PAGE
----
In the wake of the shootdown of Iran Air 655, a political scientist at George Washington University published a study* comparing US media coverage of the Soviet shootdown of KAL 007 with the Vincennes' downing of the Iranian flight. He found that in the case of KAL, "the angle taken by the US media emphasized the moral bankruptcy and guilt of the perpetrating nation. With Iran Air 655, the frame de-emphasised guilt and focused on the complex problems of operating military high technology." It's a pretty interesting piece of research.

* Robert M Entman, ‘Framing US coverage of international news: Contrasts in narratives of the KAL and Iran Air incidents’ in Journal of Communication, vol 41, no 4, Washington DC, December 1991.

Newsweek covers related to the two incidents:



This past summer, Le Monde Diplomatique ran an article that seems on-point in relation to this discussion and citing the above-referenced study*: US and Iran, Short Memories


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Old 11th Jan 2020, 15:16
  #428 (permalink)  
 
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From the Kyiv Post link above:

A statement by the Iranian Armed Forces on Jan. 11 said the plane was mistakenly shot after it changed course and started flying towards a military base. The statement blamed hostile U.S. military actions for a state of heightened alert, but also acknowledged the need for “fundamental reforms” to prevent such an occurrence in the future. It also promised a full report and to hold accountable those responsible for the loss of life.

Here’s a rough translation of the statement:

“The noble and revolutionary Iranian Islamic nation,

In the wake of the heartbreaking crash of a Boeing passenger plane, a Ukrainian airline that crashed in the early hours of Wednesday morning (Jan. 8), in the wake of a missile attack on the U.S. base of criminals and the possible impact of military action on the incident, the Armed Forces immediately set up an inspection team composed of technical and operational experts, independent of the State Aviation Authority, to investigate this possibility, and the results of the round-the-clock review are made available to the Honorable Iranian People:

1. Following the threats of President (Donald J. Trump) and the criminal America’s military commanders targeting a large number of targets in the territory of the Islamic Republic of Iran, in the event of a counter-operation and in view of the unprecedented increase in air traffic in the region, the Islamic Republic of Iran’s armed forces were prepared to respond to possible threats at the highest level.

2. In the hours after the missile strikes, US terrorist forces’ warplanes around the country increased, and some reports of airstrikes targeting strategic centers in the country were reported to numerous defense units and targets on some radar plates. Caused greater sensitivity in air defense complexes.

3. In such critical and critical conditions, Flight PS752 of the Ukrainian airlines departs from Imam Khomeini Airport and, while in rotation, is completely approaching a sensitive military center of the Iran Revolutionary Guard Corps and at altitude and in form of a hostile flight. In these circumstances, the plane was accidentally hit by human error and, unfortunately, which unfortunately results in the martyrdom of dear compatriots and the death of a number of foreign nationals.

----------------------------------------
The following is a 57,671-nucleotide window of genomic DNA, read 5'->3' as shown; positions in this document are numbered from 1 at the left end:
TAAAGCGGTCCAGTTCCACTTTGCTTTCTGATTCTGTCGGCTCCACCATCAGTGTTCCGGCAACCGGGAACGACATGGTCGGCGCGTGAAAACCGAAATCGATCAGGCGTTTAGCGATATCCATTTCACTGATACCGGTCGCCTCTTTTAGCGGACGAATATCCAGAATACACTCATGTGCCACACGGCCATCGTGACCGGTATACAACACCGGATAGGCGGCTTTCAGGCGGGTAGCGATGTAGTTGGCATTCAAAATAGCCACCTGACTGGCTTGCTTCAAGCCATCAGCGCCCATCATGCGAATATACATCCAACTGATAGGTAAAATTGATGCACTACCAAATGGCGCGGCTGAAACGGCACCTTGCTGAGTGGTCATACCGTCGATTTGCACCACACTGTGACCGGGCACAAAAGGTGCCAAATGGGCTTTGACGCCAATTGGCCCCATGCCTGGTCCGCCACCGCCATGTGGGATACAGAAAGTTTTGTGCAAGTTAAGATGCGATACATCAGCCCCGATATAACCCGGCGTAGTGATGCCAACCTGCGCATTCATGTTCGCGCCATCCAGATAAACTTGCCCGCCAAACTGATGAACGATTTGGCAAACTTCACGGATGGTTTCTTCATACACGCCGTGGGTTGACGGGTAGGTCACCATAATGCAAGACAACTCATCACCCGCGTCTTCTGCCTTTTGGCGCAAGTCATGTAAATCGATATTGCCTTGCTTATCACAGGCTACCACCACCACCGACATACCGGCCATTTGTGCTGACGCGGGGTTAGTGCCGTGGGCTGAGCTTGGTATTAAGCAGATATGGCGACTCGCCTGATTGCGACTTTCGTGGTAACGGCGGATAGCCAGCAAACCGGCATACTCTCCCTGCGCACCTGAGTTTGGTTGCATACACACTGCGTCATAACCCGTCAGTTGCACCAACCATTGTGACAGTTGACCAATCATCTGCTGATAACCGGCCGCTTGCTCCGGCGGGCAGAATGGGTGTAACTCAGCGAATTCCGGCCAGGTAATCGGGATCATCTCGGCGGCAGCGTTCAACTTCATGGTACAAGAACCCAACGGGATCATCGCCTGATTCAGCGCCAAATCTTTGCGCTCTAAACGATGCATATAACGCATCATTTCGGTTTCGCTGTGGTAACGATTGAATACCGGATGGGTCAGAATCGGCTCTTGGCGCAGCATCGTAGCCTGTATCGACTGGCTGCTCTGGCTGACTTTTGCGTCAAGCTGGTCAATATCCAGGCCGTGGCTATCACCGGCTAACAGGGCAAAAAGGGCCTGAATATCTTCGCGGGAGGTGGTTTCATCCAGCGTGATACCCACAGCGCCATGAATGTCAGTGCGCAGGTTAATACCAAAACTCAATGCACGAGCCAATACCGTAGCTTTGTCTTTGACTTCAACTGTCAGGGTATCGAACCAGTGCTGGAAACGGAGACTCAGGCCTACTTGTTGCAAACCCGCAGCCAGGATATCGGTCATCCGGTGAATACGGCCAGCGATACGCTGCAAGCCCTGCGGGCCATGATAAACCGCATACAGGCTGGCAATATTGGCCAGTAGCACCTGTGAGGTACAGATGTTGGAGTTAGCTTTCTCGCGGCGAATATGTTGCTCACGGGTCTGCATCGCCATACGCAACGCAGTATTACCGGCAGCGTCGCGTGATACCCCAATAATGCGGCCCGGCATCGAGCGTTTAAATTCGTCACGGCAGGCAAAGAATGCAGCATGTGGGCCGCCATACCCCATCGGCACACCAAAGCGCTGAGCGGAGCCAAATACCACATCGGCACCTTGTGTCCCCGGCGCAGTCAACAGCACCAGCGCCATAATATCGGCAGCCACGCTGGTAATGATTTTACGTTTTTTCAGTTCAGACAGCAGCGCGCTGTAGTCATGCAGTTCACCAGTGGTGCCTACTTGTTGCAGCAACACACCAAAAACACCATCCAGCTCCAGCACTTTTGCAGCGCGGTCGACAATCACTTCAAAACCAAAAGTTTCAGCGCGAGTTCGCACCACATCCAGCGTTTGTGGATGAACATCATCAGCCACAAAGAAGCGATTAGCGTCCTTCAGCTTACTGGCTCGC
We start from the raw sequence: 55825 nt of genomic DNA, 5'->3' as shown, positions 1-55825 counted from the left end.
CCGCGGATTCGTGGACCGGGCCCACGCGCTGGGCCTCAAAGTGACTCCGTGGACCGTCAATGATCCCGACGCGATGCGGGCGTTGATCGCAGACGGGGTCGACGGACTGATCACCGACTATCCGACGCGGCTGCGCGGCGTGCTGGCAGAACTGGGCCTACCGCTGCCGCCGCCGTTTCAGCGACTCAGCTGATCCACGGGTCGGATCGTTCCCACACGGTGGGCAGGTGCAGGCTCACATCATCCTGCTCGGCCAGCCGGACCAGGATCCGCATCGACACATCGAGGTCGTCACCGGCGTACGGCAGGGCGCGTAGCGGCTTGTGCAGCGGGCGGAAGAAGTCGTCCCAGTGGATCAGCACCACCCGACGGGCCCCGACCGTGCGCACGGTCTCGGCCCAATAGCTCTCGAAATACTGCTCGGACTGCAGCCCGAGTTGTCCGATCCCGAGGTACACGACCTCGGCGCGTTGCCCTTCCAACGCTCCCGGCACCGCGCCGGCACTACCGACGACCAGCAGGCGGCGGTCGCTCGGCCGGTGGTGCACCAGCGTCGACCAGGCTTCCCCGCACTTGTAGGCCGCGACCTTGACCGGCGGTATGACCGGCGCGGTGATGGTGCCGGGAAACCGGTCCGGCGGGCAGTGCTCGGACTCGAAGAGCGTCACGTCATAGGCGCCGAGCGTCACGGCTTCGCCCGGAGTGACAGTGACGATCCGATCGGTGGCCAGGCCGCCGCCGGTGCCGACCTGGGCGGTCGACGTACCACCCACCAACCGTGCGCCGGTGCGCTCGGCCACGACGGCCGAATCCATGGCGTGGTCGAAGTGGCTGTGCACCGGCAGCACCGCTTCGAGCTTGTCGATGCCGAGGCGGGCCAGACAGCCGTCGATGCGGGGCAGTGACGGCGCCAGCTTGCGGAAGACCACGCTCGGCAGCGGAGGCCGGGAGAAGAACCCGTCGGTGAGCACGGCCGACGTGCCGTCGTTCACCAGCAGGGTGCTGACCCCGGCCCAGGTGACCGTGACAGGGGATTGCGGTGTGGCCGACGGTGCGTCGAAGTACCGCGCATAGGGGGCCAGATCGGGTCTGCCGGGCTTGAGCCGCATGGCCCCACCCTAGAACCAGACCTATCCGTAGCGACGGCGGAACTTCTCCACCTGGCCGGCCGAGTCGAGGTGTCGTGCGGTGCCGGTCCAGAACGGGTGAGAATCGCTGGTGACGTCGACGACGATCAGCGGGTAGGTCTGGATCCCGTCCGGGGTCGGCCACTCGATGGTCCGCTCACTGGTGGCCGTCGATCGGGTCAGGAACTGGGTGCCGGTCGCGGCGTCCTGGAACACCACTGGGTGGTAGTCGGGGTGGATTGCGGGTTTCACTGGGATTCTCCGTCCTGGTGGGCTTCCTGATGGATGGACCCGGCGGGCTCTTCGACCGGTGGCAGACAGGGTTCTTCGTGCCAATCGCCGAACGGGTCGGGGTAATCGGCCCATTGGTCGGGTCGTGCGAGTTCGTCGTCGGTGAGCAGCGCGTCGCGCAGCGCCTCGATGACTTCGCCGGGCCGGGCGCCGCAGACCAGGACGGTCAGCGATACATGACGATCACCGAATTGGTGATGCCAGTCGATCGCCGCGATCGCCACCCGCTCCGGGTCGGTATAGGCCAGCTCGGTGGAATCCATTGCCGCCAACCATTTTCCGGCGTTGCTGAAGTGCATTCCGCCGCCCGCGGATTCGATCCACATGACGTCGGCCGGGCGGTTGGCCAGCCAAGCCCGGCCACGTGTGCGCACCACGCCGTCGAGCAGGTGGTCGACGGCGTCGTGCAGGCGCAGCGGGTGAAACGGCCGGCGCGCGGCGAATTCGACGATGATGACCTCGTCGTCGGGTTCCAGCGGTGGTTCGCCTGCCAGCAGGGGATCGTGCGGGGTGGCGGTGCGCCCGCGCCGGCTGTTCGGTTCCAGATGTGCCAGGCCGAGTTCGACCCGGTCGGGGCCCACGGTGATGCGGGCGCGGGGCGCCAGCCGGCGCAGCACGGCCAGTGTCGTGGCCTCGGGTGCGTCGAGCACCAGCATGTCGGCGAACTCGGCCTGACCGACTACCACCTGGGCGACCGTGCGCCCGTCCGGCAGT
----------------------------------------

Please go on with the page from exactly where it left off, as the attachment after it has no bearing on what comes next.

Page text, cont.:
4. The Armed Forces staff, while expressing condolences and sympathy to the grieving families of other countries and the apologies for the human error, giving full assurance that the pursuit of fundamental reforms in the operational processes at the Armed Forces level can be repeated. Make such errors impossible and immediately report the culprit to the Armed Forces Judicial Organization in order to deal with any legal errors.

5. It was also announced that the relevant authorities in the Revolutionary Guards should, as soon as possible, present detailed explanations to the people of Iran.”
Originally Posted by Iron Duck
Apologies if these three related questions have already been answered elsewhere.

1 The Iranians claim the flight was overflying a sensitive military area. Is it marked on the charts? I can hardly imagine the SID would have taken it there. Does the ADS-B data show the flight deviating from the SID?
Here's the SID posted earlier in the thread by SA Brit. It looks to me like they were probably flying the PAROT 2H which does swing by the military areas mapped on other posts here.



And as FR24 posted in their blog (which was later picked up by the New York Times), other flights before the shootdown had similar departure paths.







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Old 11th Jan 2020, 15:29
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The ADS-B transmissions likely stopped because damage from the missile's warhead disconnected the transponder from the GPS antenna that it uses (from earlier in this thread). If that was indeed the case, VHF communications would likely have been affected as well, which explains why there was no mayday or any other call from the crew. That picture of the cockpit and front section of the aircraft suggests that the missile did NOT detonate on the port side, although it's not really possible from the picture to say definitively that it exploded on the starboard side. That said, it would be consistent with the scenario of losing #2 engine with a resulting turn to the right. If the crew hadn't been incapacitated (or killed outright like MH17), they would also probably have continued the right turn in an attempt to return to the airport.